“I could not work like this” is what a professional translator might say, looking over the shoulder of a colleague typing SAP translations into a Microsoft Excel spreadsheet. What’s wrong with this, her colleague might ask. “You’re not using a translation memory”, might be her first answer, and she might also point to the Proposal Pool, SAP’s translation memory variant. This is part one of a two-part series, you can read part two here.
The Age of the Translation Memory
Translation memory systems were first widely used in the 1990s, as a tool to make translation more efficient and improve consistency. A translation memory is a repository that stores text pairs that consist of source text, target text, and often some metadata. For each translation a translator enters for a document, this translation will also be stored in the translation memory. When this translator, or another translator working with the same translation memory, then encounters a text that is identical or similar to a source text stored in the translation memory, their translation tool will propose the existing translation, and let the translator easily reuse it.
This technology has been the bedrock of the translation industry for more than 25 years, and is probably the biggest source of translation costs saved. Today, very few translators work on anything without using a translation memory. It’s hard to overstate how ubiquitous these systems are.
The Curious Case of the Proposal Pool
SAP has translated its software into many languages, and has done so for more than 40 years. So it comes as no surprise that they needed a translation memory solution that worked for translating user interface texts in SAP systems. What they came up with was a translation memory system that is uniquely adapted to user interface translation, and to SAP translation in particular. Although fairly unknown in the wider translation industry, the proposal pool, which is now more than 20 years old, is one of the best of its kind and if you ask me, is one of the best things about SAP translation, period.
The design of the proposal pool aggressively promotes translation quality over reusing texts at any cost and whether they fit the context or not. It is also very much part of the fabric which makes up transaction SE63 and the larger translation environment in an ABAP-stack SAP system. And while some of its underlying ideas and design decision seem obvious in hindsight, others seem baffling at first. One of the less obvious choices is the reliance on exact matching over fuzzy matching.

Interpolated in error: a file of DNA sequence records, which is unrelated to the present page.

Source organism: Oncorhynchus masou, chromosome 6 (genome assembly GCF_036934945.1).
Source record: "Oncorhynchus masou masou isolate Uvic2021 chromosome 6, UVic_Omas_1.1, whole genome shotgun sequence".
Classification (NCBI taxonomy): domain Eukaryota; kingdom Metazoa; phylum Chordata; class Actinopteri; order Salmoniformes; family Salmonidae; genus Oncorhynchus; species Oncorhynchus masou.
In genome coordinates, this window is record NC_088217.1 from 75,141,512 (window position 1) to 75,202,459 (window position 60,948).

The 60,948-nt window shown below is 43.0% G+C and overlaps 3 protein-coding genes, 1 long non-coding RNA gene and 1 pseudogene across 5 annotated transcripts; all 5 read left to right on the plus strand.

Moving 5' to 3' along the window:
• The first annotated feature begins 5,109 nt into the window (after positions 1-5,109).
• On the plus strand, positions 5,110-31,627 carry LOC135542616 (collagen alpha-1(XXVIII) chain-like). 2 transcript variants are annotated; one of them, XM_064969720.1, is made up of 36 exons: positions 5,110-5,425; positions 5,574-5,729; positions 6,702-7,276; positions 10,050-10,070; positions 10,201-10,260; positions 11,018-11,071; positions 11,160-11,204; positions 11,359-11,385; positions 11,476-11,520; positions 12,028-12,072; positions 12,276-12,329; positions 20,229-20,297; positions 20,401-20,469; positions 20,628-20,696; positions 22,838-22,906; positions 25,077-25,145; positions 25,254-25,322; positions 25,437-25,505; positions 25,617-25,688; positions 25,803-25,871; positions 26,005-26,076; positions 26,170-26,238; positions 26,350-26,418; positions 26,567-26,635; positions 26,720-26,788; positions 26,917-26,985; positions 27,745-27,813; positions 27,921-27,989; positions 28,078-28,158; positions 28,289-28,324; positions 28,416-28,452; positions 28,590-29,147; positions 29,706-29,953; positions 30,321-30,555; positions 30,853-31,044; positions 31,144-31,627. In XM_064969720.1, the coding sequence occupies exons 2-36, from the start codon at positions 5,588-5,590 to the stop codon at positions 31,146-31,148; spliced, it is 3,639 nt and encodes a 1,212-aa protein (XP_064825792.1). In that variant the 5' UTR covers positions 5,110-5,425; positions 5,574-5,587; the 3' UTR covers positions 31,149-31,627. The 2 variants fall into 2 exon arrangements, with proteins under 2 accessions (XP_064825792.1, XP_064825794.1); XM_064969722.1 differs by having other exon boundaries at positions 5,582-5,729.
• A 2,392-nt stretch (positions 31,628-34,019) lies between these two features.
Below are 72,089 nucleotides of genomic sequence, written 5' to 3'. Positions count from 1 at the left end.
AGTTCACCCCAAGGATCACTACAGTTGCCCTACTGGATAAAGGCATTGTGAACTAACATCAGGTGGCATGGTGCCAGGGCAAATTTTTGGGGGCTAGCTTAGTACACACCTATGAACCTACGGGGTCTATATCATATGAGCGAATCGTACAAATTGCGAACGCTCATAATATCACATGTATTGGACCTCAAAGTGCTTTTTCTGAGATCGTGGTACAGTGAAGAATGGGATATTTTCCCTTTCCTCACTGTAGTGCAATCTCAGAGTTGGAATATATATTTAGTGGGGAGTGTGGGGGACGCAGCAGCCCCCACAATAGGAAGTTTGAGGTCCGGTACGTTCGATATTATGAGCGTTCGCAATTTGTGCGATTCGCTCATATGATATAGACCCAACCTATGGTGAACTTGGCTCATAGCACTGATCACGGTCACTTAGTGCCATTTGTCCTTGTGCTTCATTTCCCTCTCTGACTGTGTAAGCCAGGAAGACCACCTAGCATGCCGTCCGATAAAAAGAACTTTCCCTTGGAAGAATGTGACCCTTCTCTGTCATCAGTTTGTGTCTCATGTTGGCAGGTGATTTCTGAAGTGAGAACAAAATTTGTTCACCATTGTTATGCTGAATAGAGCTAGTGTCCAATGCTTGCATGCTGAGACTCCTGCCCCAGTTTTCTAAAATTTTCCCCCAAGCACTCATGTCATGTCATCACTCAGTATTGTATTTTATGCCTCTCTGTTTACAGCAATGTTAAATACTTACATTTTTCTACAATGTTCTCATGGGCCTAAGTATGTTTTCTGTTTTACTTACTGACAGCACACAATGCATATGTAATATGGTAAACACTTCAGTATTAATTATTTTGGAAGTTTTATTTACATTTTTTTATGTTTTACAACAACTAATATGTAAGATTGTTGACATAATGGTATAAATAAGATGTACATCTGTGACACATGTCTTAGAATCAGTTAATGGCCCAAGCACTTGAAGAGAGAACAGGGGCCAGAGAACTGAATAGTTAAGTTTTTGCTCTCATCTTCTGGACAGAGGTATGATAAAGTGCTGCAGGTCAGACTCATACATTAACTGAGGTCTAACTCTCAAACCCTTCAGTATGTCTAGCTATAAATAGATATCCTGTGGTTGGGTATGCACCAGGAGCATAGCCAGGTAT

Exact Is Better
It is quite possible that the absence of fuzzy matching was not part of a grand design, but that exact matching simply was easier to implement. The fact is, when a translator now translates a user interface text like Assets from English into German, the proposal pool will surface matches for Assets (such as Anlagen in German), but not for Asset, the singular. This looks like a drawback initially, because that translator may miss the fact that while Assets has not been translated before, for Asset, a translation may be available that the translator may want to refer to. (You can search the proposal pool using placeholders, mind you, but during translation, only exact matches will be proposed.)
For longer texts like error messages or documentation-style texts, this is a real drawback. But for the very short texts that make up the majority of SAP user interface texts, or any other software texts, it’s in fact an advantage. Proposing only exact matches makes it more likely that the translation surfaced is actually a good match for a source text, which means a translator can make the decision whether to use a proposal or to enter a different translation much quicker, and decide with more confidence.
But more importantly, this design around exact matching allows for a number of automation and quality improvement features. These features may not be used much by translators , but project managers, language technologists and consultants rely on them in ways that no other translation memory system allows.
All Proposals Are Not Created Equal
Another core feature of the Proposal Pool is a little more obvious: Translators can create proposals for specific terminology domains, and they can create so-called exceptions. Domain-specific proposals come in very handy when a text needs to be translated differently depending on the context. A text like Application may refer to a computer application or program in most contexts, but in a human resources context, it most often refers to a job application and needs to be translated accordingly. A German translator can therefore create the proposal Bewerbung for the HR terminology domain. For texts associated with other terminology domains, this proposal will then never be surfaced.
Exceptions are another way that proposals can be hidden away from translators in contexts where they are not relevant. When a translator has to translate a text in a very non-obvious way, using a translation that will be incorrect in basically any other case, they can create a proposal of the type Exception. These are just two ways the proposal pool is designed to propose the highest quality proposal to the translator at the time of translation, and make sure proposals that do not fit the context are not used.
These are some of the features that make the Proposal Pool so different from the translation memory systems used by translation industry staples such as SDL Trados Studio and Memsource. If you abstract away from the admittedly somewhat outdated user interface of SE63’s short texts editor where the Proposal Pool is mainly used and take a step back, you can see that its design really is quite modern. In fact, many of the reasons that still make SE63 one of the most efficient editing environments for SAP translations go back to the Proposal Pool.
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